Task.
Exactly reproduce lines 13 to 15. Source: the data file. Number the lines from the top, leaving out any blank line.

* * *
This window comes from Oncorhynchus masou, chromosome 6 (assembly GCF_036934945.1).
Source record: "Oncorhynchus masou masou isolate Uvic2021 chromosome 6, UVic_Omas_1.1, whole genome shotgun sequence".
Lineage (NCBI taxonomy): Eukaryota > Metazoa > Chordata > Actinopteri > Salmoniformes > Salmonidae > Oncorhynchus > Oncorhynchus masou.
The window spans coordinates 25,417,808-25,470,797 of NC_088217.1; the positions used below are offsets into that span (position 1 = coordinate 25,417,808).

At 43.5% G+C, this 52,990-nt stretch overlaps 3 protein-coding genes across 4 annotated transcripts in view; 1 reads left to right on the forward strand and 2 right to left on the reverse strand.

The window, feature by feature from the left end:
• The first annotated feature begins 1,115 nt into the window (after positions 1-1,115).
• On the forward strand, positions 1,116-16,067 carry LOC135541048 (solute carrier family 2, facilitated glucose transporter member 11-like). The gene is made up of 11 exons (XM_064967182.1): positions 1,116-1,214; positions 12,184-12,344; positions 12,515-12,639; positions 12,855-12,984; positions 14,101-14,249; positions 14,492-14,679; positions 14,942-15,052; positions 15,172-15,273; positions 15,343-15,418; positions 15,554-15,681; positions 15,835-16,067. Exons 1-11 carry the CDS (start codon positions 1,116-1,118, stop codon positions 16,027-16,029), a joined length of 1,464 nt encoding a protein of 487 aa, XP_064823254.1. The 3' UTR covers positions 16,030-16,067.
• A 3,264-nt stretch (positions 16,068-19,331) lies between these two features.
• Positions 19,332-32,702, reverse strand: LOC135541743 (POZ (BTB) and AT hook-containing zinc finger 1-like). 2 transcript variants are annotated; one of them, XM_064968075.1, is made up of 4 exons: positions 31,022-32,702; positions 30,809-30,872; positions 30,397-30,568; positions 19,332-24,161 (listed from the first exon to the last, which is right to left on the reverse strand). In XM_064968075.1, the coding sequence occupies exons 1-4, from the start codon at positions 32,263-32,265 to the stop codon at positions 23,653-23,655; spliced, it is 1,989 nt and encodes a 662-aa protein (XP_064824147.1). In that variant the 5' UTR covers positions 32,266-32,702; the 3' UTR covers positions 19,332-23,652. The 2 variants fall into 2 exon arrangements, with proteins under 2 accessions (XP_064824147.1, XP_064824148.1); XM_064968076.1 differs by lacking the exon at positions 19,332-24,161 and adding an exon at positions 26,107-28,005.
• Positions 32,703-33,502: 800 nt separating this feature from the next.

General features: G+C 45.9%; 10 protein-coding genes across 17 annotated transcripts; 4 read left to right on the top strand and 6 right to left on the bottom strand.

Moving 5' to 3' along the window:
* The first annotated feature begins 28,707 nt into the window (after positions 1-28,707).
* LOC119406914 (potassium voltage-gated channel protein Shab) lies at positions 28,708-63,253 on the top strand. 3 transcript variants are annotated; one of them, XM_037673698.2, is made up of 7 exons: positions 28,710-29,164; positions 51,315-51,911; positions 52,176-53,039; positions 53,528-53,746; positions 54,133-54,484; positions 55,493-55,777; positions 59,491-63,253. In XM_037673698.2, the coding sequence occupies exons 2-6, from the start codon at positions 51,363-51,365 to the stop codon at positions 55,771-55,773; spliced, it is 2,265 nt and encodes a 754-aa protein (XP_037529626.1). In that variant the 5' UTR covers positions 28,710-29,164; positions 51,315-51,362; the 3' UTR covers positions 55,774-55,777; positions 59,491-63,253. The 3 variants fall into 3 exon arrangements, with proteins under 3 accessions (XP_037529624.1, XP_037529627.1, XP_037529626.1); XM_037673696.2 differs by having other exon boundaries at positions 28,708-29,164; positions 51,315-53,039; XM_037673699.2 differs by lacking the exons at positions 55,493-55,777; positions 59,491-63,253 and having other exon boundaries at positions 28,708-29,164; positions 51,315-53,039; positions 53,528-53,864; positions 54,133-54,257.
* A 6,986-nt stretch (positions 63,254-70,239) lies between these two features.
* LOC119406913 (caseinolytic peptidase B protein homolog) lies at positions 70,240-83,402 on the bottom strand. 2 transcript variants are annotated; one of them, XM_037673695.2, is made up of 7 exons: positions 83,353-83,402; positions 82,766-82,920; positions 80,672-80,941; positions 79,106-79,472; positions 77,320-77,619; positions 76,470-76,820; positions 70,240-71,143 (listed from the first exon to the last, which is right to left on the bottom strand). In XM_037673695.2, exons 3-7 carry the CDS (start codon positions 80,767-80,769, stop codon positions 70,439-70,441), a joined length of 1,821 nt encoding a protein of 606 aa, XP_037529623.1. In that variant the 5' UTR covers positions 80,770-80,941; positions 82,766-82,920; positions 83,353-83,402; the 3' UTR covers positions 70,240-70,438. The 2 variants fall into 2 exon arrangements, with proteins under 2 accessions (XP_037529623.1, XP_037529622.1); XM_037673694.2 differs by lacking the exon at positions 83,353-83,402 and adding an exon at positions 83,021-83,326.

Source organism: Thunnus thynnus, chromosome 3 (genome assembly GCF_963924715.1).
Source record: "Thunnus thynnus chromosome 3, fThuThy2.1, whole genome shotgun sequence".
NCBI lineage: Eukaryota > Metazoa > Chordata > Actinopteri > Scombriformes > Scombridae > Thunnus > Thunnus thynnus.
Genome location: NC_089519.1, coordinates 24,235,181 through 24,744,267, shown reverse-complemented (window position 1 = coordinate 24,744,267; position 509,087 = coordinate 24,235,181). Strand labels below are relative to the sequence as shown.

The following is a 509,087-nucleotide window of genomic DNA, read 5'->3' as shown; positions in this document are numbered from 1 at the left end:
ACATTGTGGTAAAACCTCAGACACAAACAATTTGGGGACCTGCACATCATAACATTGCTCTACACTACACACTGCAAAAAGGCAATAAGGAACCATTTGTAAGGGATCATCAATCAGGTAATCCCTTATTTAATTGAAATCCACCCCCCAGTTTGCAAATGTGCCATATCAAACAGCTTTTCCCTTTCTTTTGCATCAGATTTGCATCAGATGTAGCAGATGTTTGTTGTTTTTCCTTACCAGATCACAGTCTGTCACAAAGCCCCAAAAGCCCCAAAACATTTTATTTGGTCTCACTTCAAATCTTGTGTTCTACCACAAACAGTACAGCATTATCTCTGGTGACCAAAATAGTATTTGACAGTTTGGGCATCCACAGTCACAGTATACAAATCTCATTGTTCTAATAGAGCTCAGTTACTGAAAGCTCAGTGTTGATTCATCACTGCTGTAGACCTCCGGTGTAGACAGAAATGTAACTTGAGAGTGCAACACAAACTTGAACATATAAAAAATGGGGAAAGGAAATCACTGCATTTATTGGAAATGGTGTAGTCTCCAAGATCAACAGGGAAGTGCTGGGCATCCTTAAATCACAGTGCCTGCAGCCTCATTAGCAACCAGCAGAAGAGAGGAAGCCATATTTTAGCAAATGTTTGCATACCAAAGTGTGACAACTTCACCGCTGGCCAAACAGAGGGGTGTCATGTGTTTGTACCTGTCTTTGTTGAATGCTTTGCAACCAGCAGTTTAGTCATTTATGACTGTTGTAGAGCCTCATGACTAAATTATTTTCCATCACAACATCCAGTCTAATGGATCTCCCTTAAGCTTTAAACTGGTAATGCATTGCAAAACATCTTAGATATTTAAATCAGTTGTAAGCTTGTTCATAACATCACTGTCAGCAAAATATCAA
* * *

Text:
Moving 5' to 3' along the window:
* The first annotated feature begins 28,707 nt into the window (after positions 1-28,707).
* LOC119406914 (potassium voltage-gated channel protein Shab) lies at positions 28,708-63,253 on the top strand. 3 transcript variants are annotated; one of them, XM_037673698.2, is made up of 7 exons: positions 28,710-29,164; positions 51,315-51,911; positions 52,176-53,039; positions 53,528-53,746; positions 54,133-54,484; positions 55,493-55,777; positions 59,491-63,253. In XM_037673698.2, the coding sequence occupies exons 2-6, from the start codon at positions 51,363-51,365 to the stop codon at positions 55,771-55,773; spliced, it is 2,265 nt and encodes a 754-aa protein (XP_037529626.1). In that variant the 5' UTR covers positions 28,710-29,164; positions 51,315-51,362; the 3' UTR covers positions 55,774-55,777; positions 59,491-63,253. The 3 variants fall into 3 exon arrangements, with proteins under 3 accessions (XP_037529624.1, XP_037529627.1, XP_037529626.1); XM_037673696.2 differs by having other exon boundaries at positions 28,708-29,164; positions 51,315-53,039; XM_037673699.2 differs by lacking the exons at positions 55,493-55,777; positions 59,491-63,253 and having other exon boundaries at positions 28,708-29,164; positions 51,315-53,039; positions 53,528-53,864; positions 54,133-54,257.